When consumers think about subscription-based businesses, their minds are drawn first to media providers. From iconic newspapers like the New York Times and the Washington Post to streaming video services like Netflix and Disney+, the average consumer budgets a monthly sum to ensure they’re informed and entertained.
However, the past few years have seen the subscription model expand rapidly across industries and verticals. Subscriptions aren’t just for content anymore: Consumers can now subscribe to everything from pet products to luxury vehicles to sock-of-the-month clubs. Amazon Prime offers a more comprehensive example of how the subscription model has taken over our everyday lives, with Amazon’s platform allowing users to set recurring subscriptions for a broad range of health, beauty, food and home products. According to a report from UBS, subscription business models could grow from a $650 billion market to a $1.5 trillion market between 2020 and 2025.
However, for businesses choosing to adopt a subscription-based model, long-term success isn’t guaranteed. New subscription companies entering more traditional industries will find themselves facing the same challenge as Netflix and the New York Times: finding ways to deliver enough value to maintain customer satisfaction and minimize churn. What’s more, the constant debut of new subscription-based competitors is quickly turning these markets into a zero-sum game. Successful companies will need to make quick, shrewd decisions within the context of broader business trends.
Here are three ways forward-thinking companies can get ahead in the current moment:
1. Look for opportunities for hyper-customization.
Customer satisfaction is the name of the game, and customer expectations have evolved significantly following two years of rapid digital transformation. Today’s consumers expect a premium experience when they commit to an online subscription—regardless of whether the service provider has been digitally native for ten years or ten weeks. One important tool for delivering value in a new subscription business is to offer a personalized experience. According to research from McKinsey, 71% of consumers expect personalization from brands, and 76% expressed frustration when they don’t get that type of service.
Customization in 2022 is no longer just about changing the subject line of an email to call out the recipient by name. Effective customization builds from understanding the customer journey and using customer data to deliver a curated experience. The key to success is to find a strategy that matches your company’s identity and business model. Each customer touchpoint should deepen brand loyalty and decrease the likelihood they will cancel their subscription. One prominent example of delivering personalized value while maintaining brand identity: Chewy’s free oil paintings of subscribers’ pets.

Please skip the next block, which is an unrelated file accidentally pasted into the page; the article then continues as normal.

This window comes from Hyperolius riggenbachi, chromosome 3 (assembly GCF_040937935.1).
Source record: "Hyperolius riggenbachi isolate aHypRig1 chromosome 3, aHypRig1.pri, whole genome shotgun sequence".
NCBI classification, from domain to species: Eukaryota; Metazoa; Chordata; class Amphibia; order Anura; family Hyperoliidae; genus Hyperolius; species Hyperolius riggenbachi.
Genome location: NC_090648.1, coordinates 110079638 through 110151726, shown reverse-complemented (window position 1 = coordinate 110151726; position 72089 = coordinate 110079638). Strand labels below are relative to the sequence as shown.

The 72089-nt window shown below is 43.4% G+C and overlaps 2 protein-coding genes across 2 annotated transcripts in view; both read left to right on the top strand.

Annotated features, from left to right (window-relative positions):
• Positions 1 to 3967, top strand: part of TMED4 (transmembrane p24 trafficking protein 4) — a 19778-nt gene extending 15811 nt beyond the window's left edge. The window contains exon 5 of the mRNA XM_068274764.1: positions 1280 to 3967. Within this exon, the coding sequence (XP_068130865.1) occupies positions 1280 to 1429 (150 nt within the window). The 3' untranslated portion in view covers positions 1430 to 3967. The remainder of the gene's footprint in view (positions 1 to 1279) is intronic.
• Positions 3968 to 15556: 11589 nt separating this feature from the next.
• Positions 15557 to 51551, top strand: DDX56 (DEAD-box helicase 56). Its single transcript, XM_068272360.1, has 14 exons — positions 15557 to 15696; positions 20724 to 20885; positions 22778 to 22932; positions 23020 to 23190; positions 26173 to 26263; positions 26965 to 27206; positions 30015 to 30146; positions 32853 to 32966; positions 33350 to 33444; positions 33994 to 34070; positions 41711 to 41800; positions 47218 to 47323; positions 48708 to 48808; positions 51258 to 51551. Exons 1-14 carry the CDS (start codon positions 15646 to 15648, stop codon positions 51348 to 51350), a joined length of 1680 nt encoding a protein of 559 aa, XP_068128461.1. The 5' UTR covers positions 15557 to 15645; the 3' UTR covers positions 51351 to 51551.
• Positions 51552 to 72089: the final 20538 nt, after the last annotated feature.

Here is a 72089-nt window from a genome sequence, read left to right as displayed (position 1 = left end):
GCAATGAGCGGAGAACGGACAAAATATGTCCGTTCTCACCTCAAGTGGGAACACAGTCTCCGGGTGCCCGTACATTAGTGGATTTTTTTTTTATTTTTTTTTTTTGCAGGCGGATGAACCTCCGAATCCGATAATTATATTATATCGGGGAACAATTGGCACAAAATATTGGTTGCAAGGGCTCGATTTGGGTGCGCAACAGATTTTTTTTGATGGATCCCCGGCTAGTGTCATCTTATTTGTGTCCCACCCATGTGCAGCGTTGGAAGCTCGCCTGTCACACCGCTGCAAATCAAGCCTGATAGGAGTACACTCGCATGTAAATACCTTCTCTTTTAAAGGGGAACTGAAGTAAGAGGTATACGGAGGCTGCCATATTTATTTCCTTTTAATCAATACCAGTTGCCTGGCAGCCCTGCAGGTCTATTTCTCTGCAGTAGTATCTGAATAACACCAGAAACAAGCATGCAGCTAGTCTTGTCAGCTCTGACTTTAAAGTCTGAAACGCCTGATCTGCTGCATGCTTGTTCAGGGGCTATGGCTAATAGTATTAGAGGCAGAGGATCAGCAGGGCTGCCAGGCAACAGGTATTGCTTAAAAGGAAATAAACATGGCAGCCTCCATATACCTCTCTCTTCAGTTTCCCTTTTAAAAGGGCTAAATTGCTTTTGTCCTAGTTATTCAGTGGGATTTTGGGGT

2. Make the best out of a bad supply chain.
The fundamental appeal of a subscription is its reliability. Whether you’re receiving consistent access to a content library or a monthly delivery of essential goods, you must be able to count on the provider to hold up their end of the bargain. However, current supply chain complications have introduced a new level of uncertainty for subscription providers. How can they deliver consistent value when they may not be able to guarantee product delivery on the scheduled date?
Supply chain disruptions pose much less of a challenge for online-only subscription businesses like SaaS providers or cloud gaming services, which can seamlessly push out new products or experiences. Companies that rely on physical delivery and logistics can learn from this dichotomy by exploring new ways to provide value while customers are waiting for the product to get on a truck. During periods of supply chain uncertainty, companies should offer transparency on product availability and delivery along with regular updates. The most important goals are to maintain trust with the consumer through consistent contact and to remind the customer of the value you’re providing.
3. Team up to survive the consolidation crush.
Alongside the remarkable growth in subscription services, market analysts have also noticed a parallel growth in “subscription fatigue.” When consumers audit their monthly budget, they may choose to trim down their subscriptions and cancel those which aren’t delivering enough value. In anticipation of this, many companies are consolidating with other subscription players, taking the opportunity to expand their customer base by acquiring smaller rivals to get to scale or maintain a market-dominant position.
This consolidation in the short and medium term may provide consumers with a greater value for their subscriptions, getting them to hold on longer. One strong example can be found in the recent merger of Discovery Inc. with AT&T’s WarnerMedia. In a market dominated by Netflix, Amazon, and Disney+, the combination of streaming platforms like Discovery Plus and HBO Max will give the newly combined entity a fighting chance. In a frantic M&A market, smaller subscription companies must be on the lookout for suitable partners to avoid getting elbowed out of the picture completely. When the dust settles, consolidation will give the remaining companies the power to set the terms of their subscription offerings, as well as new opportunities to upsell or cross-sell their expanded subscriber bases on additional services.
To the victor goes the spoils.